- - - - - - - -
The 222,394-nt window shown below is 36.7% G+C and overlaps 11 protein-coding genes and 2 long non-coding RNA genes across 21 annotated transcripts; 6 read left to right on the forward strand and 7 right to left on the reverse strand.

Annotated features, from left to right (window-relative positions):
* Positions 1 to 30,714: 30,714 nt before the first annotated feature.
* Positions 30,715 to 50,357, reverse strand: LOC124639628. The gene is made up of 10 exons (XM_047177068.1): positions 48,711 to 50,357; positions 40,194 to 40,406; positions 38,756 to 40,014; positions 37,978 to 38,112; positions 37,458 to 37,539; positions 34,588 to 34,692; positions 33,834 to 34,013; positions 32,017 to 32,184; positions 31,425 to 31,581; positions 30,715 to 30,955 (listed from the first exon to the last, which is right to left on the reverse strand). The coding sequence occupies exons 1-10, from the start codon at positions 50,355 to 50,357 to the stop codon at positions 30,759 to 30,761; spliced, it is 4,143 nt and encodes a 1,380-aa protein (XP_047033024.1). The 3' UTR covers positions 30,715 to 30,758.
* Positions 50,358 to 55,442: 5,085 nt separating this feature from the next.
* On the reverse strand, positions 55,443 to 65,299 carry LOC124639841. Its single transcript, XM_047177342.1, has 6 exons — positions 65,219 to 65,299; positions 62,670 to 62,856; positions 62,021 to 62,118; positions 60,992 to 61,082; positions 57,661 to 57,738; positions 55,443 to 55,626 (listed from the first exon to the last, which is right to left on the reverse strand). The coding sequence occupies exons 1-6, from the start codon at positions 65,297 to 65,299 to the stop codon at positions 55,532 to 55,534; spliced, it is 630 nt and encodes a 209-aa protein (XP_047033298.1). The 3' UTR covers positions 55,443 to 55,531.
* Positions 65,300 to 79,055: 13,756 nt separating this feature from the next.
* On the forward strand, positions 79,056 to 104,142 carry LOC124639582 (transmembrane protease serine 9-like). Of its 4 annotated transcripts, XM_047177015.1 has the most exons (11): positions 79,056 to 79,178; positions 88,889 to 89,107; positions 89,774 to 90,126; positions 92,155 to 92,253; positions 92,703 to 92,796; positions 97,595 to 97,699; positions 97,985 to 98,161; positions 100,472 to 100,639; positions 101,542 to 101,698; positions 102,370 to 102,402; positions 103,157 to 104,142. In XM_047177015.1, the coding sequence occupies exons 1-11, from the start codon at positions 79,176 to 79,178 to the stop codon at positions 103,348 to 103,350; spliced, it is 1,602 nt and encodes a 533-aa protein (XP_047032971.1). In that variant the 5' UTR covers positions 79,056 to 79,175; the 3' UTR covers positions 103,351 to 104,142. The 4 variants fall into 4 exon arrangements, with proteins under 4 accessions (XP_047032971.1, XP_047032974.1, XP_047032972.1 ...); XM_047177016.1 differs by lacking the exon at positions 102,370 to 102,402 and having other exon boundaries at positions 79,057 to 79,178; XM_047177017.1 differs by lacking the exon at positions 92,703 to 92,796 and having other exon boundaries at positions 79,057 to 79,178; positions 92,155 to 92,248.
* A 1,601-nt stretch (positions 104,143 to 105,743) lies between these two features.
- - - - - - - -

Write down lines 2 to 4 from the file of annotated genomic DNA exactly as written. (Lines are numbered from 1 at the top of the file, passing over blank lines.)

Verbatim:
Annotated features, from left to right (window-relative positions):
* Positions 1 to 30,714: 30,714 nt before the first annotated feature.
* Positions 30,715 to 50,357, reverse strand: LOC124639628. The gene is made up of 10 exons (XM_047177068.1): positions 48,711 to 50,357; positions 40,194 to 40,406; positions 38,756 to 40,014; positions 37,978 to 38,112; positions 37,458 to 37,539; positions 34,588 to 34,692; positions 33,834 to 34,013; positions 32,017 to 32,184; positions 31,425 to 31,581; positions 30,715 to 30,955 (listed from the first exon to the last, which is right to left on the reverse strand). The coding sequence occupies exons 1-10, from the start codon at positions 50,355 to 50,357 to the stop codon at positions 30,759 to 30,761; spliced, it is 4,143 nt and encodes a 1,380-aa protein (XP_047033024.1). The 3' UTR covers positions 30,715 to 30,758.